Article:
Wellie Jackson, a Butterball turkey farmer based out of Clinton, was selected nine months ago.
"I got the phone call, and I walked out and the kids came in and they didn't know if I'd won the lottery or seen a ghost," Jackson said.
On Friday morning, members of Butterball, the National Turkey Federation and American Humane met on Jackson's farm to send off the turkeys and credit all of the hard work.
GOBBLE GOBBLE: This Presidential Flock of turkeys are excited to make their way to D.C. in a few days to meet the @POTUS. We'll tell you about the Clinton farmer who made it happen at 4:30/5:30. @ABC11_WTVD 🦃🦃🦃 pic.twitter.com/aDNvzW1BGs— Michael Lozano (@MLozanoABC11) November 22, 2019
Leslee Oden, the Vice President of Legislative Affairs at the NTF, went to the podium to speak on the condition of the birds.
"They look fantastic and we're excited to show them off in D.C. next week in the White House, in the Rose Garden," Oden said.
Meanwhile, N.C. Agriculture Commissioner Steve Troxler took time to mention the importance of North Carolina farmers being recognized on a national level.
"North Carolina is deserving of having these turkeys go to the White House, and I congratulate Butterball and the Jackson family for being the representatives of North Carolina," Troxler added.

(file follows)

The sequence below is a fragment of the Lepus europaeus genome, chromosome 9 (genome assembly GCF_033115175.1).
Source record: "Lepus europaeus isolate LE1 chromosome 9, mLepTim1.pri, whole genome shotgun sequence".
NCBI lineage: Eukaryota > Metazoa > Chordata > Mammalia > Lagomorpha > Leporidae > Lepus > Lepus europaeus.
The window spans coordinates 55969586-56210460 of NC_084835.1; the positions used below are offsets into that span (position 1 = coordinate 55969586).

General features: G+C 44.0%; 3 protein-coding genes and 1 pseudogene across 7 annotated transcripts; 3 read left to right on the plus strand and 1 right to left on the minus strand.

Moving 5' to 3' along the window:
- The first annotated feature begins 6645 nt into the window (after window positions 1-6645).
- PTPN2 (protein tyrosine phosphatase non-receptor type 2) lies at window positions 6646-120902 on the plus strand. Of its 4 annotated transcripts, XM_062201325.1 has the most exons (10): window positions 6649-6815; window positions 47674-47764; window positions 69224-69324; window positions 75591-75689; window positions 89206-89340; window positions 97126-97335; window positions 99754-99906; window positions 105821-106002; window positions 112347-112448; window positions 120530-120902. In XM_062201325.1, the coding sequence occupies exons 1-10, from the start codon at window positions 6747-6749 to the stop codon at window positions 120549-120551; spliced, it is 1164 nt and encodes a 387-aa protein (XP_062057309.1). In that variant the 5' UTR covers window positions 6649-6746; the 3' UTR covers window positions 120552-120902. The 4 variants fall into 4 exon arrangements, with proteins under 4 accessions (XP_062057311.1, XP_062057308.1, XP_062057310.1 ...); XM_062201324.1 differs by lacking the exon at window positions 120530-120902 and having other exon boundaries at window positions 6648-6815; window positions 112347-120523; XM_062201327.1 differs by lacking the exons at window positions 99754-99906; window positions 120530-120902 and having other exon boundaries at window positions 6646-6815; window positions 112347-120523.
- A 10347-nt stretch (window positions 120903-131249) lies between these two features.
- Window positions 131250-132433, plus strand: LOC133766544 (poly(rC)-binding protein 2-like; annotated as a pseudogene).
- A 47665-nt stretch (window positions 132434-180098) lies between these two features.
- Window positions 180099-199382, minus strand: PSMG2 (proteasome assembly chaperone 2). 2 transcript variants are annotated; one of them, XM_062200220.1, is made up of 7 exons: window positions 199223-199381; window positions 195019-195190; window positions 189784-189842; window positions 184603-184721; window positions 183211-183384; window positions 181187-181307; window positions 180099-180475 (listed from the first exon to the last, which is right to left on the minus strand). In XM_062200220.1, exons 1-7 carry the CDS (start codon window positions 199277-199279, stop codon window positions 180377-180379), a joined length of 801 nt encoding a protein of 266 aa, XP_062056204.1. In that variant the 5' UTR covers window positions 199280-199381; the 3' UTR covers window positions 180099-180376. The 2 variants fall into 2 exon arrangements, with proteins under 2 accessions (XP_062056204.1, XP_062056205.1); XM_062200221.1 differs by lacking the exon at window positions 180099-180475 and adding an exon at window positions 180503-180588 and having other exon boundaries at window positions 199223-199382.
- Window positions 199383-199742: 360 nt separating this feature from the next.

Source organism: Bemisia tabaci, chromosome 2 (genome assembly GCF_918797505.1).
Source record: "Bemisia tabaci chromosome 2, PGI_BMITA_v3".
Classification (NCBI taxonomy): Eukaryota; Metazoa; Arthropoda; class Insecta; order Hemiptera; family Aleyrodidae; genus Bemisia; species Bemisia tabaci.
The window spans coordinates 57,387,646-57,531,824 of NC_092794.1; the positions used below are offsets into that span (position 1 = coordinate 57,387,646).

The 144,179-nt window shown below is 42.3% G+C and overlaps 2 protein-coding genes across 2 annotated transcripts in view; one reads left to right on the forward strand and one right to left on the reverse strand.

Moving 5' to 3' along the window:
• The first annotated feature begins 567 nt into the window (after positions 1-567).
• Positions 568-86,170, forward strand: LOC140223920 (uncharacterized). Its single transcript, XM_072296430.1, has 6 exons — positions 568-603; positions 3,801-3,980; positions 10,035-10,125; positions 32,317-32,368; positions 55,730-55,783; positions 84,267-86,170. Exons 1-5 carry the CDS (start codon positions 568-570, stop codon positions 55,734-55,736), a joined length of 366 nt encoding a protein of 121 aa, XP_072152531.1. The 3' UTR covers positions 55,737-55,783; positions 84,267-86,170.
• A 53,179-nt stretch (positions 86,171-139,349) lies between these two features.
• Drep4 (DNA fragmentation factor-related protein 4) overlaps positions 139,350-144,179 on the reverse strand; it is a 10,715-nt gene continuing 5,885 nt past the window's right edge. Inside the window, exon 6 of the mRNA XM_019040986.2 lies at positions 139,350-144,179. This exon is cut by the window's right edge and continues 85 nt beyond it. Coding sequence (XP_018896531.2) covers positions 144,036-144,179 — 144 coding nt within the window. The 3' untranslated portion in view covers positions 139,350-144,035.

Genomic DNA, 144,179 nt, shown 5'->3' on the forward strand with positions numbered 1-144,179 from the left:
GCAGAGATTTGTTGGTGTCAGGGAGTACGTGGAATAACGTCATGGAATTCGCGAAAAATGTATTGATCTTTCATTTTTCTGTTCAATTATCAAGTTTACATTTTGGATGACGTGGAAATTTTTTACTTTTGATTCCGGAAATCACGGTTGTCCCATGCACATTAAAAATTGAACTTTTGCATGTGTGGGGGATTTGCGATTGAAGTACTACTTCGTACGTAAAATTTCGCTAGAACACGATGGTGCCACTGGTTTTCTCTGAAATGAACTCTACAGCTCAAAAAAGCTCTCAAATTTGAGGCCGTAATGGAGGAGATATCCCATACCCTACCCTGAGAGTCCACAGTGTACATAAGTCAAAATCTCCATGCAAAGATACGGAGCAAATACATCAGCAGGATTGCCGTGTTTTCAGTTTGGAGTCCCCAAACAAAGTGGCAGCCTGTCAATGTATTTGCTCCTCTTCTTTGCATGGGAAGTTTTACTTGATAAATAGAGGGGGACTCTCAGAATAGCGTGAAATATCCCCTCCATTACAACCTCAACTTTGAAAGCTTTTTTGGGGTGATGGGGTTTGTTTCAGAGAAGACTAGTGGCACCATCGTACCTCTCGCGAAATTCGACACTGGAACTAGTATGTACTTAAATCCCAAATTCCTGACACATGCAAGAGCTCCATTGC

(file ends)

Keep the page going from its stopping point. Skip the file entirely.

Jackson says they raised the Presidential Flock like the rest of the turkeys: in a clean, healthy, and proper environment; however, they also had prepare the flock for being in the spotlight.
"I had to get trained to deal with the media, and they've had to get trained to deal with all these people, the lights, the sound," Jackson said.
The 15-year Butterball farmer said preparing these turkeys included: getting them out to socialize, teaching them how to stay still on a table, and even playing some soccer in their enclosure.
"Getting them ready for the Governor's Mansion and the White House," Jackson added.
Jackson calls this opportunity one of the greatest milestones in his career, and he attested it to all the hard work he and his family put into farming.
"Just an average person trying to provide for my family and feed other families in a healthy, humane way," Jackson said.
This is the 72nd National Thanksgiving Turkey Presentation; the first one happened in 1947 during Harry S. Truman's presidency.
George H.W. Bush started the pardoning tradition in 1989.
Jackson said his turkeys will stay in a 5-star suite in Washington, D.C., starting Sunday until they meet President Donald Trump on Tuesday afternoon.